Gelb to Bears chairman: 'Your franchise is a laughing stock'


Before the Chicago Bears announced the firings of head coach Matt Nagy and general manager Ryan Pace on Monday morning, former team lineman Olin Kreutz told the city's 670 The Score last Friday that the franchise once offered him minimum wage to help develop players on the offensive line.

The claim was part of a larger argument from Kreutz, who said that, in order for the Bears to improve on and off the field, ownership must be willing and able to pay top dollar. Bears chairman George McCaskey was asked about Kreutz's story during a Monday press conference, and although he didn't completely deny it, he insinuated that Kreutz wasn't being truthful.

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"This is the Bears, and why they've been a bad football team for a long time," Zach Gelb said during Wednesday's edition of The Zach Gelb Show. "You can bring in a new GM, you can bring in a new coach. But the people who run the organization stink... For Chicago, I almost expect this to be true. This is just an embarrassing moment. There's been lots of lows for the franchise. This is how you treat royalty in your franchise? $15 an hour when you need his help?...

"Let me let you in on a little secret, George McCaskey: you're not in a position to make jokes right now. Your franchise is a laughing stock. Ugly. It's pathetic. It's embarrassing, putrid. But this is why the Bears are the Bears... You can't even write this script. But the Bears just can't get out of their own way. And they make bad situations even worse, over and over and again."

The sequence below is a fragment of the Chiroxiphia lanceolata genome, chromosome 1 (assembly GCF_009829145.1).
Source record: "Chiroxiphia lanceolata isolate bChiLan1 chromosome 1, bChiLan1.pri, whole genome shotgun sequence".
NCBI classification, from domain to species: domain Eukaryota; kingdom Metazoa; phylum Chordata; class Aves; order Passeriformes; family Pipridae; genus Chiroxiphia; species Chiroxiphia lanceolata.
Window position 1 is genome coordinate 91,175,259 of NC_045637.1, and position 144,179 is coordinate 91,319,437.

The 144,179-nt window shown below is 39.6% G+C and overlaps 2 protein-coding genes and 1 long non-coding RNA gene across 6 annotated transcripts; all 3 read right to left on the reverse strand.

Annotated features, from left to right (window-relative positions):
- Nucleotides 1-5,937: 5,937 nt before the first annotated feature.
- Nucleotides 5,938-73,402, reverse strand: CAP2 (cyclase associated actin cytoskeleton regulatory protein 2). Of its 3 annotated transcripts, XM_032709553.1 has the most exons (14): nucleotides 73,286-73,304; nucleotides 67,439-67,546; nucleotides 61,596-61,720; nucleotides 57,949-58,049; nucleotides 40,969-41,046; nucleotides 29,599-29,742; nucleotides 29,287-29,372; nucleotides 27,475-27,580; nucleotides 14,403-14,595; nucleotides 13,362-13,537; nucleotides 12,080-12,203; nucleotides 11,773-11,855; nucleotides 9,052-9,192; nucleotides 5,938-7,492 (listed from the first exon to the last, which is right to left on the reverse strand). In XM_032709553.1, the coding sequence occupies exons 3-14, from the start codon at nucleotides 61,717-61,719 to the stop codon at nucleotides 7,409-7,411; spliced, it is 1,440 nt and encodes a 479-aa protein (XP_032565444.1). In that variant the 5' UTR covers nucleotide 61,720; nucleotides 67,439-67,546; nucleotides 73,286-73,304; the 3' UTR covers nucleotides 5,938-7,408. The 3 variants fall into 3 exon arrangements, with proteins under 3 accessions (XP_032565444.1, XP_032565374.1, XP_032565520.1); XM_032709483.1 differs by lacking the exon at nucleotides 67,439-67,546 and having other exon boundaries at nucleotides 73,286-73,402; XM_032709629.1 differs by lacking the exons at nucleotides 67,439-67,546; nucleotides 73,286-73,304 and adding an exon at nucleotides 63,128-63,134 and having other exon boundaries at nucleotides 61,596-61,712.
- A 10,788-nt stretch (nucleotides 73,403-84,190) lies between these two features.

Chicago, which finished a measly 6-11 for third place in the NFC North, parted ways with Nagy after four seasons and Pace after seven. Although Nagy won NFL Coach of the Year in 2018, leading the team to 12 wins and its first playoff appearance in eight years, he was unable to sustain success. Over the next three seasons, the Bears won just 22 of 49 games.

During Pace's tenure (2015-21), he hired two coaches and traded up for two quarterbacks. Chicago reached the NFC playoffs twice under his watch, but failed to advance past the wild-card round. Since 2010, the Bears have won just one postseason game, and they're 1-3 on that stage since appearing in Super Bowl 41, back in 2007.

Gelb's complete thoughts on the Kreutz-McCaskey feud can be accessed in the audio player above.

You can follow The Zach Gelb Show on Twitter @ZachGelb and Tom Hanslin @TomHanslin.